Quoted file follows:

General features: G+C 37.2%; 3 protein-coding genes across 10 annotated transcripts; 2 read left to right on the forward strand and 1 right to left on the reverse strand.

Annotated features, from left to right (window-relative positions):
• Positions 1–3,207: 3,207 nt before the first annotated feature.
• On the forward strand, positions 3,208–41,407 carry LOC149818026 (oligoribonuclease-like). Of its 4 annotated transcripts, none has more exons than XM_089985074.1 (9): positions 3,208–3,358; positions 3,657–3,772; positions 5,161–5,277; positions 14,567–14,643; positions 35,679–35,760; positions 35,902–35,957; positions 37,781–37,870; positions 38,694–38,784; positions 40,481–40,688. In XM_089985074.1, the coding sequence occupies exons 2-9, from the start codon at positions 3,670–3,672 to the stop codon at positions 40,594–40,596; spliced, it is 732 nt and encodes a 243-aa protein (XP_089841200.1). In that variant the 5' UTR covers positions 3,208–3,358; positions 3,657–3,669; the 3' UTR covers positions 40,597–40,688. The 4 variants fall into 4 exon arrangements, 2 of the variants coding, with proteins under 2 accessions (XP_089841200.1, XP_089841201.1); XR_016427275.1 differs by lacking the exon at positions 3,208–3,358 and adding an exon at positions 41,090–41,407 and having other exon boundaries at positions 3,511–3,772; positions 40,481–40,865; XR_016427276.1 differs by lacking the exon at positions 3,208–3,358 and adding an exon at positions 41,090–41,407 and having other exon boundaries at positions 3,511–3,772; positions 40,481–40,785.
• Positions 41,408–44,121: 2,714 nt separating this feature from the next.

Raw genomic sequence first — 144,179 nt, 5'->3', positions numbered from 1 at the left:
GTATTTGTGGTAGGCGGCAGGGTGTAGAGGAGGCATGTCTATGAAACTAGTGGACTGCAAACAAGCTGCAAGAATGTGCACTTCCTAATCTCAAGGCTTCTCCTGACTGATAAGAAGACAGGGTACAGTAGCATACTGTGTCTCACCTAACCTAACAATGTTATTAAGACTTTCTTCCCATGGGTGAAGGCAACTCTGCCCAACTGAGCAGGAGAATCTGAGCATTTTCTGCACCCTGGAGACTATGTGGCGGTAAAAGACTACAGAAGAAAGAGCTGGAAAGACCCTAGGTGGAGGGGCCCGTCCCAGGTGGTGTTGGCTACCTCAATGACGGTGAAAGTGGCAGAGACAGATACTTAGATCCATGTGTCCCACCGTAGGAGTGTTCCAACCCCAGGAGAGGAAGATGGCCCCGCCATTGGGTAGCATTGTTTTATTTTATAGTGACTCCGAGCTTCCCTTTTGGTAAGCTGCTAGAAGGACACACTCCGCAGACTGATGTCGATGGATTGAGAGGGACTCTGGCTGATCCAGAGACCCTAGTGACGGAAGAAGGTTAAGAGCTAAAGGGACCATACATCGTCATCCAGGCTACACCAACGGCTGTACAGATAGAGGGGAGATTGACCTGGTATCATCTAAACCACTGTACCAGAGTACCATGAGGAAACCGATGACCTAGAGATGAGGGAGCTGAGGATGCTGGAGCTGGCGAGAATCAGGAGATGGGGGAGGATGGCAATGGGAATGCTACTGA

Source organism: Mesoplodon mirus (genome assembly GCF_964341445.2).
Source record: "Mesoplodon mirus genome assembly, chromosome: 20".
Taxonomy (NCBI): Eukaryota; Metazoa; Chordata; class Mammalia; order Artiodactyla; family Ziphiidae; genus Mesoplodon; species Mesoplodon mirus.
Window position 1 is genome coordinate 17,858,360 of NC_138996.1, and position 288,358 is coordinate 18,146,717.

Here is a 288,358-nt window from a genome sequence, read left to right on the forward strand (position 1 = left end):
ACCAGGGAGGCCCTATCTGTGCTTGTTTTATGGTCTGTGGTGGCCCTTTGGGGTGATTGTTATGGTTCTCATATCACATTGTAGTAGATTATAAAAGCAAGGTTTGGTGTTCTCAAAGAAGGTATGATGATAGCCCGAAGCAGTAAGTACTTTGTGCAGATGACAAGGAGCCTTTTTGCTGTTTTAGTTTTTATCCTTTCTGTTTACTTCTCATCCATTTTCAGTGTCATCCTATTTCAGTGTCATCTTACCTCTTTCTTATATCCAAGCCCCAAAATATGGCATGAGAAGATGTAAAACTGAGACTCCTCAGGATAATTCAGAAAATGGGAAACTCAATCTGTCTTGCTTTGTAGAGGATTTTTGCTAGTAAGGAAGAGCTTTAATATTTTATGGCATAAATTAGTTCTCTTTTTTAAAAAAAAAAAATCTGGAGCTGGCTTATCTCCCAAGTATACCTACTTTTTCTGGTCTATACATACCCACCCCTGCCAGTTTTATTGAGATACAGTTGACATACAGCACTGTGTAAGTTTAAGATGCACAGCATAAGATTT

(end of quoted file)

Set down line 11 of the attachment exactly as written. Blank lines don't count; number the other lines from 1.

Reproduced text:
Window position 1 is genome coordinate 17,858,360 of NC_138996.1, and position 288,358 is coordinate 18,146,717.